By Arthur Larok
Today it’s more profitable to ride a boda-boda or run a small restaurant in town than engage in agricultural productivity in fertile rural Uganda.
Very early on May 10 morning as I travelled from Kampala to my home district of Gulu for a meeting with the Institute of Peace and Strategic Studies at Gulu University, I reflected on a long established view I had about the ‘death of the rural’ and was struck by what has become of Rural Uganda and its 31 million inhabitants. For the most part, whether you travel up North through Luwero, Masindi, Lira to Gulu or South through Masaka, Mbarara to Kisoro, or even East through Mukono, Jinja, Iganga, Mbale to Soroti or indeed on any highway to any ‘upcountry’ district, scenes of Ugandans selling food stuff by the roadside are a common sight. Upon entry to any upcountry town leave possibly for Fort Portal you are treated to a few kilometres of potholes and then avalanche of boda-bodas (commercial motorcyclists).
Beyond the Boda Boda and roadside petty business, there’s no much production going on in rural Uganda today. The rural is gradually dying because policies under the NRM government have created incentives for the growth of the most haphazard ‘urban development’ I have seen anywhere. Agriculture which remains Uganda’s backbone despite the forceful argument that Uganda is industrialising has suffered a double blow under the NRM. First investments in the sector are insignificant and misguided by political rather than productivity objectives. Key players in government especially in the Ministry of Finance have colluded with donors to undermine agricultural transformation through ill-conceived and corruption ridden programmes like the National Agricultural Advisory Services (NAADS), promoted at the expense of strengthening the traditional agriculture ministry and its infrastructure. Secondly by killing the National Cooperative Movement nationwide, replacing it with many consumer and politically patronised receiverships called Savings and Credit Cooperative Societies, the government and its sponsors the World Bank have killed collective bargaining and left individual farmers isolated and vulnerable to exploitative middlemen who have become the real beneficiaries of the sweat of our toiling farmers.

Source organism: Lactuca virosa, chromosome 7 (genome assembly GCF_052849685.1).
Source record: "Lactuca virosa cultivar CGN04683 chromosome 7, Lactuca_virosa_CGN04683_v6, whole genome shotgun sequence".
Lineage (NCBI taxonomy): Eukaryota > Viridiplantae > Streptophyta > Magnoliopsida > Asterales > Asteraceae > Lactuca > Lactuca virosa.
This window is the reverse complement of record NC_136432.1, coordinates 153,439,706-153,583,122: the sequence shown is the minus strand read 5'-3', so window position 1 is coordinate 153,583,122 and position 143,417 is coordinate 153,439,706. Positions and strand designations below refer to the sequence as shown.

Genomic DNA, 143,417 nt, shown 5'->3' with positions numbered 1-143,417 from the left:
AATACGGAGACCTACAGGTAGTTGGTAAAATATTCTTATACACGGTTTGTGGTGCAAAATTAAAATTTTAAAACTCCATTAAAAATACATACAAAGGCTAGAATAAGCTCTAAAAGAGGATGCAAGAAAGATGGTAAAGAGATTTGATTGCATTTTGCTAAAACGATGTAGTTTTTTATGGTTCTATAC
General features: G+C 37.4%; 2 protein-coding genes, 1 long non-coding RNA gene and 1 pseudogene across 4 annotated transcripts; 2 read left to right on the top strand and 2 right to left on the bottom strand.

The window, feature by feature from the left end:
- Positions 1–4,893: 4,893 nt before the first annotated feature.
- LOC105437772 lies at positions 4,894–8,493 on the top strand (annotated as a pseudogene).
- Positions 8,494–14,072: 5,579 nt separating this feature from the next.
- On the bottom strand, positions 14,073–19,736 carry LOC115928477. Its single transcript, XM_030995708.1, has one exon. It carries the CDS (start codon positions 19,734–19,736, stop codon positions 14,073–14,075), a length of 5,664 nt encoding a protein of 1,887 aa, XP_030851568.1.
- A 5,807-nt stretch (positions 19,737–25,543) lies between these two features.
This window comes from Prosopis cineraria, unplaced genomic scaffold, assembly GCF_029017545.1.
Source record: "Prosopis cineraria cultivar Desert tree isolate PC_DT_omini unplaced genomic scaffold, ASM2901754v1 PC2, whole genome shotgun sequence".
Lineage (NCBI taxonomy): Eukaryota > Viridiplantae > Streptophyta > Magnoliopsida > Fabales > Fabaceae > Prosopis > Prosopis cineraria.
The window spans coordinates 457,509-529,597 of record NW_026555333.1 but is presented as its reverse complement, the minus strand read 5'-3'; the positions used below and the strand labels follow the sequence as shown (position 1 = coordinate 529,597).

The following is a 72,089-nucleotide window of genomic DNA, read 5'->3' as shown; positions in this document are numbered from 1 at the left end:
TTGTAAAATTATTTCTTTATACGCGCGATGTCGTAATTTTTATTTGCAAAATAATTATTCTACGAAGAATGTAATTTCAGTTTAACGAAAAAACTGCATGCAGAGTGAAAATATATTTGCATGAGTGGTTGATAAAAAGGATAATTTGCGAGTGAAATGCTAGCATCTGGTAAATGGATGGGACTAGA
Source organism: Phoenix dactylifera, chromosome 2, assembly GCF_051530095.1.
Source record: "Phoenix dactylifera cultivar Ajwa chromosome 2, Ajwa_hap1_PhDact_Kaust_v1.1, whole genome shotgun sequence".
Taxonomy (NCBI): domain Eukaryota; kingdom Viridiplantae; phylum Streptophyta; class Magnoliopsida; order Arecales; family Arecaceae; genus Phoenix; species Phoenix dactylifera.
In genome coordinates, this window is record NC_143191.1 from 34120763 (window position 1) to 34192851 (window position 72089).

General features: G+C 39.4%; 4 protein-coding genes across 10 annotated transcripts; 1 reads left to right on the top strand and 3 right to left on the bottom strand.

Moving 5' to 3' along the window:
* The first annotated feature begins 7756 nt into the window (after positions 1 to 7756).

Beyond this though is a more profound reality: Today it’s more profitable to ride a boda-boda or run a small restaurant in town or sell MTN airtime as part of the government’s touted growing the service sector than engage in agricultural productivity in fertile rural Uganda. Agriculture and the millions of Ugandans that live of it are not being adequately supported through policy. The death of the rural sector invariably means condemning 82% of Uganda’s population to poverty, illiteracy and disease, among other human created calamities.
The ruling elite seem to be happy with this as their response has been symptomatic – welfare incentives like Universal Primary Education which is touted as a success story! However, before we run around praising an ill prepared UPE dolling out below average Ugandans, and before we flag a string of health centres without drugs and medical staff across the country, we must ask why most Ugandans have no option, but to send their children to UPE schools. We must ask why they cannot afford Shs60,000 per year per child (which is the average the government pays) to send their children to a UPE school.
The death of the rural sector through misguided policy choices and incentives by the government is a legacy that we shall struggle with for a long time because beyond the ‘success story-based’ development paradigm of the current ruling elite in charge of the State, Uganda is not transforming as a nation. There must be a change within or of government for a new beginning for this country. There should be a beginning that will see increased investments in agriculture so that Ugandans working in rural areas are rewarded higher than those riding boda bodas in towns, a beginning that will see us revive the producer Cooperative movement across the country so that farmers make the most revenue earnings possible from their sweat and thus improve their welfare and also be able to send their children to get a good quality education, rather than succumb to half-baked education training in the free education government schools.